‘At MRF, we expect a change for the better from March’

Koshy Varghese, EVP (Marketing)

Cash crunch, rising global rubber prices have impacted sales, says MRF official

Chennai January 30



MRF is the market leader in the Indian tyre industry, which is served by scores of domestic and international players. Koshy K Varghese, Executive Vice President – Marketing spoke to The Hindu group of reporters on the impact of demonetisation, brand MRF, expansion plans and future outlook. Excerpts:

Has the market come back to normal post-demonetisation?

There has been a postponement of purchases in the replacement market and that has definitely led to a very significant demand compression. This is visible and palpable across all product categories. Since tyre trade per se operates on cash, retail trade was affected. However, the situation has slightly eased.

The impact was severe on the vehicle OEM front as they had to cut production significantly. Maximum cut was in two-wheelers and it was to the extent of 40-50 per cent over normal production.

Even in January, it has not come back to normal, though it was better than December. By March, things are expected to come back to near-normal.

So, what is the near-term demand scenario?

Regulatory changes are coming for trucks - BS 4 norms from April 1. With that, cost of a truck is likely to go up by ₹1.5-2 lakh. Trucks makers expected some preponement of purchases in November and December. That didn’t happen.

Now, there could be a spurt in truck sales in February and March, with money coming in and things getting little easier.

For us, raw material (RM) prices have suddenly gone up. In the past one-and-half-months. Rubber price has gone up to about ₹155 per kg from ₹120. So, this increase has happened in a very short period. Crude prices are hovering at $55. It will go up and with that other derivatives will also increase.

From February 2013-January 2017, tyres prices declined to the extent of ₹5,000 on a pair of truck tyres – which is a 15-16 per cent drop.

Meanwhile, international prices, which used to be much lower than domestic prices, are now higher by ₹30, while domestic output is not adequate to meet the demand.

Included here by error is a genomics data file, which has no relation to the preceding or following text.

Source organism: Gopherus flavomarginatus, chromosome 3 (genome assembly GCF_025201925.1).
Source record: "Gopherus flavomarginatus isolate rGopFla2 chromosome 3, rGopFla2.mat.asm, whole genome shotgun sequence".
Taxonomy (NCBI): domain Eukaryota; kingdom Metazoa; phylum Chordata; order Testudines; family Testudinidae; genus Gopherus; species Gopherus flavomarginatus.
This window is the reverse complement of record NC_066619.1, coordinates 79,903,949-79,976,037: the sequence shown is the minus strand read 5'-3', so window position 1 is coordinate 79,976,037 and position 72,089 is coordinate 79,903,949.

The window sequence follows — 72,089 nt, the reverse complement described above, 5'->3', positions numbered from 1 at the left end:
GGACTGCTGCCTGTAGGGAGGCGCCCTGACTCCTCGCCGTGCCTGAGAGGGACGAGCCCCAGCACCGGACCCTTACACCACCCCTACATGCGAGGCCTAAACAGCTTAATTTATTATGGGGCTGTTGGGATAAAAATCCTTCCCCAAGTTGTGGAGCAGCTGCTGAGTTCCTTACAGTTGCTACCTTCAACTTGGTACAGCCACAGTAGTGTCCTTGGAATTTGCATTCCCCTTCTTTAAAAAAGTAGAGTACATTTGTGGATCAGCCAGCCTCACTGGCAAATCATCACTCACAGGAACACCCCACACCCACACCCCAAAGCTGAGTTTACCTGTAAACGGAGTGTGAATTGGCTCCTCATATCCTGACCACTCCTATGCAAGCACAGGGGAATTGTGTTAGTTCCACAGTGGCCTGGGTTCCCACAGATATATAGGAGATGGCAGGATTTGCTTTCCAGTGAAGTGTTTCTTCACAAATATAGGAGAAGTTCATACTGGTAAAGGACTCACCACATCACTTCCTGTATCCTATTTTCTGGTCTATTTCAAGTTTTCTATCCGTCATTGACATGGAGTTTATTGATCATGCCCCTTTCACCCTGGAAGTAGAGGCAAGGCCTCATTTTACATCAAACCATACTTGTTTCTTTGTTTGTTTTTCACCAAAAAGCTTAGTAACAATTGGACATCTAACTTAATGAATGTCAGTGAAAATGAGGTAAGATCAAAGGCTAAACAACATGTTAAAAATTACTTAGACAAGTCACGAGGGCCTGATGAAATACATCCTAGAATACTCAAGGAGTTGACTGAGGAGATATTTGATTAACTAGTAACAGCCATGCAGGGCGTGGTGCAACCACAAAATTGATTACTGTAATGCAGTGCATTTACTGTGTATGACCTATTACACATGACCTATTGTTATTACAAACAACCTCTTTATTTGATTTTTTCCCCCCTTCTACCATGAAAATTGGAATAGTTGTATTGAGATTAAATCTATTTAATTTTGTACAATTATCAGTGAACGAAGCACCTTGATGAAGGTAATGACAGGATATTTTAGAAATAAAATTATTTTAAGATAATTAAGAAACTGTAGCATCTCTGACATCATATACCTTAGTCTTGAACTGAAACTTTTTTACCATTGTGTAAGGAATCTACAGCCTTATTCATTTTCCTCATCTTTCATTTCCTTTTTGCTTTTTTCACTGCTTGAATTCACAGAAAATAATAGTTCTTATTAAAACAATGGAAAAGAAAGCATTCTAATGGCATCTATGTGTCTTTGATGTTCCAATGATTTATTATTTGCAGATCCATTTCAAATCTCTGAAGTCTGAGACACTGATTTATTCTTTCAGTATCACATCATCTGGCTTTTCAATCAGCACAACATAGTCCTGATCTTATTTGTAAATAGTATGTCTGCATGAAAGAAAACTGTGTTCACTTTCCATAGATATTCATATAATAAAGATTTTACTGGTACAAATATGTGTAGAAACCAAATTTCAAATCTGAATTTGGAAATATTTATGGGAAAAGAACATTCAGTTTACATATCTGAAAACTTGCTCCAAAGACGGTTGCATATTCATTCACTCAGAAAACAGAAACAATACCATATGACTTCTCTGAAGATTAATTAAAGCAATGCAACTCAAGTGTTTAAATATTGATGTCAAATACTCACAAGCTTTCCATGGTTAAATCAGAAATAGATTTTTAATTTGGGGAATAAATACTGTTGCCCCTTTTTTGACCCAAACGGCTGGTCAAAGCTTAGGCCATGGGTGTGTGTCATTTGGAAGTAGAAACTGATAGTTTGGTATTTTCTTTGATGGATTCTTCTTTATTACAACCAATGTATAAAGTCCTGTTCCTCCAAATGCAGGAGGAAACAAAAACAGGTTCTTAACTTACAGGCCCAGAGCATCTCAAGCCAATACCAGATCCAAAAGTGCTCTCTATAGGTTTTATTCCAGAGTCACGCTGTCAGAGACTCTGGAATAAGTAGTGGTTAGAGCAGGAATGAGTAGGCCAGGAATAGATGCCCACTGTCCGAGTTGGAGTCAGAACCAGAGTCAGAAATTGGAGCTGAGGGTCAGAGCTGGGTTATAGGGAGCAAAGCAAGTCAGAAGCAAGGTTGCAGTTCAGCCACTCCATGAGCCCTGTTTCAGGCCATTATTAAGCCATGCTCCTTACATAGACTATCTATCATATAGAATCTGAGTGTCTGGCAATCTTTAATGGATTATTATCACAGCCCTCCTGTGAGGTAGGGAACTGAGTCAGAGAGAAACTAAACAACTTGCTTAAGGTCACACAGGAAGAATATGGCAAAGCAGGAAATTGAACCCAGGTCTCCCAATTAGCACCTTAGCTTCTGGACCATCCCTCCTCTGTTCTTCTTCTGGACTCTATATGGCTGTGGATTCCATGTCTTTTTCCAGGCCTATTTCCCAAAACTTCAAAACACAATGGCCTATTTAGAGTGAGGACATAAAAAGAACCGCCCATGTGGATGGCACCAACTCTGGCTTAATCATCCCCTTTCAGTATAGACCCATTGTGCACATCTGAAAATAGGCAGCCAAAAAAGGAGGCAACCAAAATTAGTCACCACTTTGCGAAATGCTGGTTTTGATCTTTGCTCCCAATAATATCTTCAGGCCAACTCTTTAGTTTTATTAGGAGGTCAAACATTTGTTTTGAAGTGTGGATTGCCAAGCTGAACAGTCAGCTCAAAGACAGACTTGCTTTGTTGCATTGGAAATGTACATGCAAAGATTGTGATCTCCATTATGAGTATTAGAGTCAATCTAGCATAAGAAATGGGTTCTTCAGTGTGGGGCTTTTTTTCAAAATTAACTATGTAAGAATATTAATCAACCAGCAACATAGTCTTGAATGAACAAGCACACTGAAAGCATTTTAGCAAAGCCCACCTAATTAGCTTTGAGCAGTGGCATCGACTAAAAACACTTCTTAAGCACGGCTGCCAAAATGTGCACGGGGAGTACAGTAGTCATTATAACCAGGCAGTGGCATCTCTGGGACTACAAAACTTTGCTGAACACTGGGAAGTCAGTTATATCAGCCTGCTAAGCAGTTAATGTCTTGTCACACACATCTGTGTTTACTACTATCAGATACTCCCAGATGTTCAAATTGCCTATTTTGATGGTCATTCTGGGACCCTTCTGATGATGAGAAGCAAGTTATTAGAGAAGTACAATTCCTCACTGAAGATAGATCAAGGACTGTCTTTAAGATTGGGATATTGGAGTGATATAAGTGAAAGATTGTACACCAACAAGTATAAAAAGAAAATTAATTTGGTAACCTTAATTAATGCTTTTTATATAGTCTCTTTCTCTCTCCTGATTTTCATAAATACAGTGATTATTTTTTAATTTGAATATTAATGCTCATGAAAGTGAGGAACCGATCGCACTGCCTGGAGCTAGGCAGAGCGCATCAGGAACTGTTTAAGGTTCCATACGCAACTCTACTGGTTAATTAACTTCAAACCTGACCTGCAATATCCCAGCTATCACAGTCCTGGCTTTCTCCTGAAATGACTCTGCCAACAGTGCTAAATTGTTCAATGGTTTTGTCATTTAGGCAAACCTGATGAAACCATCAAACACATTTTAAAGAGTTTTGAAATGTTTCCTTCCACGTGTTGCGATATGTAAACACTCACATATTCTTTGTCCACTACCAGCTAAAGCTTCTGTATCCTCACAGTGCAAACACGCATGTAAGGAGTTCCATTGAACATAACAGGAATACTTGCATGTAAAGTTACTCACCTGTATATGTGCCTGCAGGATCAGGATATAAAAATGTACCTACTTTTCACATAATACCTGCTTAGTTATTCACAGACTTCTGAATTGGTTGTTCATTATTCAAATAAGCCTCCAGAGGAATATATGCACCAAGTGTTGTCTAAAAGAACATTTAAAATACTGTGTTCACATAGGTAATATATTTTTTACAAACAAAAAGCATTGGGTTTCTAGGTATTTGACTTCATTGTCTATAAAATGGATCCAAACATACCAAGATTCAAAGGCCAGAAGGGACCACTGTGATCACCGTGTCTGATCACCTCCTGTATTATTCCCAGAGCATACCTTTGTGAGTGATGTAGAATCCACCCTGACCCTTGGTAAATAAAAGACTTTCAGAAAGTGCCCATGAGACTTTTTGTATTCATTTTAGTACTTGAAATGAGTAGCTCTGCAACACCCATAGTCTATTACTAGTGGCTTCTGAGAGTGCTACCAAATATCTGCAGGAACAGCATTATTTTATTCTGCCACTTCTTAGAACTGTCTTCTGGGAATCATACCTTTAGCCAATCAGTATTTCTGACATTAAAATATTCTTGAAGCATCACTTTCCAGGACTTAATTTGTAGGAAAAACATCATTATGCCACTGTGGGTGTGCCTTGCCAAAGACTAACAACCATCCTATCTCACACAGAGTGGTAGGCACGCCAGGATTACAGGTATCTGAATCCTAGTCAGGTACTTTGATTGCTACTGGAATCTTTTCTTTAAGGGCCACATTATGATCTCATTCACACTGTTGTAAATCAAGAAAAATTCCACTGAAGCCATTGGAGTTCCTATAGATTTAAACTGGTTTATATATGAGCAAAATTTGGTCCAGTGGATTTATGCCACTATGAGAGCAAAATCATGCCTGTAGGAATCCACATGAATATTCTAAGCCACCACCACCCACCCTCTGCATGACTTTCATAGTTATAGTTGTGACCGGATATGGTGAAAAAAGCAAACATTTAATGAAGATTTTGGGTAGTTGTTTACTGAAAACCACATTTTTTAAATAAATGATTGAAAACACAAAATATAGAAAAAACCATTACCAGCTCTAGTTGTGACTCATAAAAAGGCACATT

Today, 67-70 per cent of the total rubber produced in the country is consumed by the tyre industry. Demand of the industry is about 10-10.5 lakh tonnes and domestic supply is 6-6.5 lakh tonnes – so there is a shortfall of 4-4.5 lakh tonnes, which needs to be imported. We are now caught in a peculiar situation where international prices are higher than, and there is a deficit in domestic supply. Therefore, there is an imminent cost push, which we see.

With subdued market conditions, can you increase tyre prices now?

If you don’t pass it on, your bottomline suffers. If you pass it on, you may lose market share. We are caught in the devil and deep sea situation. While we expect things to get back to near normal by March, time has come to relook at pricing now. We have to do a calibrated move. But the reality is there is a cost push.

Are you confident of retaining dominant position?

Incidentally, 2017 is the 30th year of our market leadership. We became the market leader in 1987 in the replacement market that is where the war is happening as it accounts for 65-70 per cent of the volumes.

The investments made in developing products for right applications and brand building over these years have helped. Also, our distribution network is very wide. We have consciously created a very strong network which we directly deal with.

Are you little late in moving outside south to set up a factory?

We have been continuously making capex of ₹800-₹1,000 crore a year across our plants. Had we not expanded with capex of such huge amount, we would not have retained our position. It is a fact that capacity was added and was sold. Hence, we have remained in that position.

The Gujarat investment is natural extension of our thought process that going forward, India will continue to be a dominant consuming market. Some of the consuming markets are also in the North and the West. Going forward, logistics cost will increase. With that in mind, we thought it would be appropriate to have a factory close to consuming centres.

Also, some of our newer OEMs like Maruti and Honda have gone there. I think it will give us savings in logistics costs as also service customers in those markets better.

How do you define brand MRF in today’s context?

While there is brand promiscuity on one side, there is also an element of trust associated with the brands for end customers.

In the surveys we conduct, couple of things that come up very often is reliability and trust for our brand. This is important from tyre business perspective. Going forward, we see an interesting fight for brand space. Because the way the market is evolving and the demography is changing, the business model has to encapsulate the demography of the country.

Published on January 30, 2017
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